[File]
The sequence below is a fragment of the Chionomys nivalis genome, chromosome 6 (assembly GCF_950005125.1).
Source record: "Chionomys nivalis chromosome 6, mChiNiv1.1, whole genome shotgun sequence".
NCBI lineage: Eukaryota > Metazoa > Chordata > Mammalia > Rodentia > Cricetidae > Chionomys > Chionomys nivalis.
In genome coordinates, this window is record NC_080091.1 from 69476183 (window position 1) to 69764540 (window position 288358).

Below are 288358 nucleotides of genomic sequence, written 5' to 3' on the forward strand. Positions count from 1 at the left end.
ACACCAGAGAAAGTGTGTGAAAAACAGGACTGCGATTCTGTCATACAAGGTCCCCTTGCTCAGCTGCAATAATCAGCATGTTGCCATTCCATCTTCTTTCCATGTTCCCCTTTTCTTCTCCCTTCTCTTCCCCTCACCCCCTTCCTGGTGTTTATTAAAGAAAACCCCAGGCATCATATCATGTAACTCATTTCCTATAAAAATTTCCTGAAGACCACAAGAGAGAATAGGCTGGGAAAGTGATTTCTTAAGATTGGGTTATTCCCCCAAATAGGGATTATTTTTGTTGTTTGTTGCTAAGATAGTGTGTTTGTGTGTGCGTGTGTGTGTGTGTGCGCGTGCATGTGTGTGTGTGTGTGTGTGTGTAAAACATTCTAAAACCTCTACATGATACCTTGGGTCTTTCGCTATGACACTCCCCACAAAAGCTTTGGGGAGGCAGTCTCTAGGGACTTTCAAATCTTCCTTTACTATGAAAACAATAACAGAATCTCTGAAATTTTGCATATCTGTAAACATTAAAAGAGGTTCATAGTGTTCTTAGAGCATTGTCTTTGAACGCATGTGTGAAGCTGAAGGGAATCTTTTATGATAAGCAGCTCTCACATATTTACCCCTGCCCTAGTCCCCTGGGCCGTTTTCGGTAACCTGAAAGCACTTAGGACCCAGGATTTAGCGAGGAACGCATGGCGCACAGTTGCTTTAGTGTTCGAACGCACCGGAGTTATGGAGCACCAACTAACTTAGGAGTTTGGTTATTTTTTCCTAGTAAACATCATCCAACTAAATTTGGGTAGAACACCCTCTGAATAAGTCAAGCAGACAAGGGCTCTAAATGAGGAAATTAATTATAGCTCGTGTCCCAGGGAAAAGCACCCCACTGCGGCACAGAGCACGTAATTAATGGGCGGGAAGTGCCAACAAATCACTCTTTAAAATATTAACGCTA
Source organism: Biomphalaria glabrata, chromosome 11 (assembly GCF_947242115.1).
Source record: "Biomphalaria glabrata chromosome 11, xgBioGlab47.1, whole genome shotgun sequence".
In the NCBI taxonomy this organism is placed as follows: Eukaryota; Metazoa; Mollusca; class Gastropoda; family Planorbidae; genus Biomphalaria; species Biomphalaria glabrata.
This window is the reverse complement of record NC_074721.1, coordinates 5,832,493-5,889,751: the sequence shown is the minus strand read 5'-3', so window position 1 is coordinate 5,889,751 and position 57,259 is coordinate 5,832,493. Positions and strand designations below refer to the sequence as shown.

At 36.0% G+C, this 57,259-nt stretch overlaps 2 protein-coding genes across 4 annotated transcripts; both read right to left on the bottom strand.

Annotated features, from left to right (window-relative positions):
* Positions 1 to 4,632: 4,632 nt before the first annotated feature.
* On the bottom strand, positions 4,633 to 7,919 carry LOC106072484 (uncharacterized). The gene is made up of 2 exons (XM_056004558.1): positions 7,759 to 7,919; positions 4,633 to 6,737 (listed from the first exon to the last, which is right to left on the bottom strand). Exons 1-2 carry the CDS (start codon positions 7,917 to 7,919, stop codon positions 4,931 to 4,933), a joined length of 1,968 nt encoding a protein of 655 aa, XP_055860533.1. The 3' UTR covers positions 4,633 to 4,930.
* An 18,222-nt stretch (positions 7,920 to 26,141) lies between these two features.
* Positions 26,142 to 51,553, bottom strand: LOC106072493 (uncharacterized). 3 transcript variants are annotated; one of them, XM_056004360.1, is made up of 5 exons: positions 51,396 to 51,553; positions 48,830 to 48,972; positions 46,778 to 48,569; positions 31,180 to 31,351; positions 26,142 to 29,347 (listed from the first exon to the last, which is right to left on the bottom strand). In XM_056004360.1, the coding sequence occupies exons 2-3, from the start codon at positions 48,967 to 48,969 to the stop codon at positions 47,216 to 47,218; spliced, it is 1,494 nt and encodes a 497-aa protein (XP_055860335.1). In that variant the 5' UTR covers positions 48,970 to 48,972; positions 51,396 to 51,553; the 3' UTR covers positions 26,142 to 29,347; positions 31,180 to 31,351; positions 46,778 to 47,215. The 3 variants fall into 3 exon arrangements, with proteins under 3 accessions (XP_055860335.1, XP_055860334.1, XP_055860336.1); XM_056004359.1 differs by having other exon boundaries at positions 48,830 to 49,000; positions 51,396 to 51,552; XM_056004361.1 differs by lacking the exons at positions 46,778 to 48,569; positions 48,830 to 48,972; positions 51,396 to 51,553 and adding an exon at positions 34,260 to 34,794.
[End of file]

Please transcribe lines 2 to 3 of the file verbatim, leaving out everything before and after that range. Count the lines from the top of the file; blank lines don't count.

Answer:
Source record: "Chionomys nivalis chromosome 6, mChiNiv1.1, whole genome shotgun sequence".
NCBI lineage: Eukaryota > Metazoa > Chordata > Mammalia > Rodentia > Cricetidae > Chionomys > Chionomys nivalis.